Are you incorporating iron boosting plant foods into your diet? Did you know that there are many other foods you can eat besides meat or other animal products that are high in iron?
As a plant-eater myself, I get asked many times how do you get your iron intake?
Believe it or not, there are tons of delicious iron-rich plant foods that you can incorporate when eating a balanced whole foods diet.
We all know that Iron is an essential nutrient that plays an important role in many bodily functions, but how much Iron should we consume? The recommended daily value (%DV) for iron is 18mg per day. Most adults only need 8-18mg, women, during pregnancy, iron needs increase to 27 mg daily. However, plant-based eaters should aim to consume 15-32mg per day due to nonheme iron is not as easily absorbed (1) AND besides plant-based eaters need more iron daily, and so do Athletes, even more, if you are a Woman Athlete. WHY? It is because iron is lost through sweat, skin, urine, the gastrointestinal (GI) tract, and menstruation. Did you know that Workouts or Exercise, particularly high intensity (HIIT) and Endurance types, increase the loss of iron by as much as 70% when compared to sedentary populations? (2)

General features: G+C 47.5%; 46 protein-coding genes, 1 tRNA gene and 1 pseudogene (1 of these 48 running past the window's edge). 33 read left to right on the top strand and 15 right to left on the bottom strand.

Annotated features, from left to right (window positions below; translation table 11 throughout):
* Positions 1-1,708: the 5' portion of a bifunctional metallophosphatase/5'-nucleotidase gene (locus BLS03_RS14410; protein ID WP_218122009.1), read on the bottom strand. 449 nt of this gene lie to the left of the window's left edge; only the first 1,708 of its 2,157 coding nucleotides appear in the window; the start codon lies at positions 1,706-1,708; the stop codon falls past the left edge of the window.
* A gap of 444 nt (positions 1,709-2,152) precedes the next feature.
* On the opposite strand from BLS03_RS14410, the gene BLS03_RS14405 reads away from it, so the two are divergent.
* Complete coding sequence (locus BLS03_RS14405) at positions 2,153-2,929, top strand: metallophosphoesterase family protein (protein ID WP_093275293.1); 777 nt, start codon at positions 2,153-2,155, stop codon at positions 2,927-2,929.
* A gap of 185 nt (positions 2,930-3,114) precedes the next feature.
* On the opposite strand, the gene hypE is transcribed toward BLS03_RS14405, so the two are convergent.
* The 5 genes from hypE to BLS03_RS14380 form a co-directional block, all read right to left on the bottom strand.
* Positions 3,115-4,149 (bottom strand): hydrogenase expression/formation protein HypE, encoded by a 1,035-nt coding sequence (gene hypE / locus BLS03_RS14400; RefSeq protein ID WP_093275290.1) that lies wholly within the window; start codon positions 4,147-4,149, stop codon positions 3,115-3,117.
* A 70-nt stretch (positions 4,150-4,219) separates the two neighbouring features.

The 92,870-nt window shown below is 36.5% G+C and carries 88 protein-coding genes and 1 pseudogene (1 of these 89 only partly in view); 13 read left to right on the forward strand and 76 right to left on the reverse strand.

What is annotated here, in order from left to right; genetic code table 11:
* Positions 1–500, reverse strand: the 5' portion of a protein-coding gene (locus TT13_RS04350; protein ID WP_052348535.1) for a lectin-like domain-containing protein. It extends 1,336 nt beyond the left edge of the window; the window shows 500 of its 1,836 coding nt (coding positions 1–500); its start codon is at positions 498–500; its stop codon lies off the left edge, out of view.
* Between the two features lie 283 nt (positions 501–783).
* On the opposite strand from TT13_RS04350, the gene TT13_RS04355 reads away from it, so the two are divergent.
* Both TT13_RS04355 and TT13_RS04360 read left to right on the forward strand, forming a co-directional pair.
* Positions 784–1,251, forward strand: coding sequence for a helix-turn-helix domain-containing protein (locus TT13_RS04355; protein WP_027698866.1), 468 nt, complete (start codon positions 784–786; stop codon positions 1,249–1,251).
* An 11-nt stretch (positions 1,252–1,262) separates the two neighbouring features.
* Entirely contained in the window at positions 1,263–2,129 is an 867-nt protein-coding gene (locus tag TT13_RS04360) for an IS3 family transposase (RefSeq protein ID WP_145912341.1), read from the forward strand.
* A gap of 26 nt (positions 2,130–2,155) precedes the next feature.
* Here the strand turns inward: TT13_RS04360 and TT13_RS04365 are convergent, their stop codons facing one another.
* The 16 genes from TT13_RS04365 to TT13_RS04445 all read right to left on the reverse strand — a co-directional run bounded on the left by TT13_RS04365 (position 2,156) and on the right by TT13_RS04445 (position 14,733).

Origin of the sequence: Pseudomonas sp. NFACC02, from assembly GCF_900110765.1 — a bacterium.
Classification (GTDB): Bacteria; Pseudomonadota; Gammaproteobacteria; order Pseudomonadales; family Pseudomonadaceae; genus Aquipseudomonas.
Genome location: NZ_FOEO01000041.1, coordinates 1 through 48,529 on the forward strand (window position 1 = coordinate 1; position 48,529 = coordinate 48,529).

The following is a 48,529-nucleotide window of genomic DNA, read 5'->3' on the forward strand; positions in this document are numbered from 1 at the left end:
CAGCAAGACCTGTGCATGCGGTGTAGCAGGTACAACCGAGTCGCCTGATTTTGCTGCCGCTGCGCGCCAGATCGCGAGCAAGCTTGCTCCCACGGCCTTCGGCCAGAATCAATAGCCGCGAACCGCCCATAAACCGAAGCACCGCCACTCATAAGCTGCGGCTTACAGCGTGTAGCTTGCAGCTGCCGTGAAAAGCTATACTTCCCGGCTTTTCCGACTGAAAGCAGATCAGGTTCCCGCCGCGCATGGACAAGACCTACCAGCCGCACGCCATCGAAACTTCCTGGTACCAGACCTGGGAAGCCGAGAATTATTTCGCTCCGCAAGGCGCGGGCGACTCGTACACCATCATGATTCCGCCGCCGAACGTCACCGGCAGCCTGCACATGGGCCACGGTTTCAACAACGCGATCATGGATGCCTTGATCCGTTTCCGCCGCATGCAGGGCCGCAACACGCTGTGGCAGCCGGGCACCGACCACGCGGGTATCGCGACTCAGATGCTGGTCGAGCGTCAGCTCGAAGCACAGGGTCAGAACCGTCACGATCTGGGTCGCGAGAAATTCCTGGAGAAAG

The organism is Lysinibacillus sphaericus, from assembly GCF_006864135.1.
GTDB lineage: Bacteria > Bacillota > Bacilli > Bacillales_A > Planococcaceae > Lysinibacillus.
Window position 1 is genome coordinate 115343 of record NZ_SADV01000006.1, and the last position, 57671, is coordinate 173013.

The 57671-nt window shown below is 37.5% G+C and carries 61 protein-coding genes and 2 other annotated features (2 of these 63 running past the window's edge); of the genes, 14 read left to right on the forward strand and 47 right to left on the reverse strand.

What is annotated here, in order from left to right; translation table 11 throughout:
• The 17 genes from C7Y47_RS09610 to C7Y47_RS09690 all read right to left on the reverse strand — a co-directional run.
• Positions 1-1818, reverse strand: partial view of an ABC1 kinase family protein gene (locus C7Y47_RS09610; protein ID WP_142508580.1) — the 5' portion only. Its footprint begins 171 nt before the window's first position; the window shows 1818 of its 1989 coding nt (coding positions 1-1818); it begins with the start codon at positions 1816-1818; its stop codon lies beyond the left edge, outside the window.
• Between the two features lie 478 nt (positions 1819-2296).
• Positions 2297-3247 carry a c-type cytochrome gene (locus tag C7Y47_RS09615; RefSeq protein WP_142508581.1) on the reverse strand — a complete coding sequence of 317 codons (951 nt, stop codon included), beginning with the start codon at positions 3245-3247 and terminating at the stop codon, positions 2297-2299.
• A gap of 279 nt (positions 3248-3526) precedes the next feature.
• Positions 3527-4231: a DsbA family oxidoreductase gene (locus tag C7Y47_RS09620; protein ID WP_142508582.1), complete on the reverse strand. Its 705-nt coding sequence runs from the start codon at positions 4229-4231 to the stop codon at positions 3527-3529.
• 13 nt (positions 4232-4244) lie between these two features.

Below is a helpful list of plant foods you can incorporate into eating to boost your daily iron intake.
- Tofu, Tempeh, or Soybeans – Soybeans and foods derived from soybeans like tofu and tempeh are packed with iron. Soybeans contain around 8.8 mg of it per cup or 49% of the RDI. Tofu and tempeh offer 3–3.6 mg of iron for 6oz.
- Lentils & Legumes – Lentils are great iron-rich food, providing 6.6 mg per cup cooked, or 37% of the RDI. Other legumes that are a good source of iron are white, lima, red kidney, black, and navy beans contain 4.4–6.6 mg of iron per cup cooked.
- Green Peas and other Peas – Besides green peas containing 2.46 mg of iron per cup, black-eyed peas and chickpeas have the highest iron content than legumes around 4.6–5.2 mg per cup cooked.
- Pumpkin Seeds, Sesame, Flaxseed, or Hempseeds are the seeds richest in iron, containing around 1.2–4.2 mg per two tablespoons.
- Pistachios have 4.8 mg of iron per cup and are a perfect snack.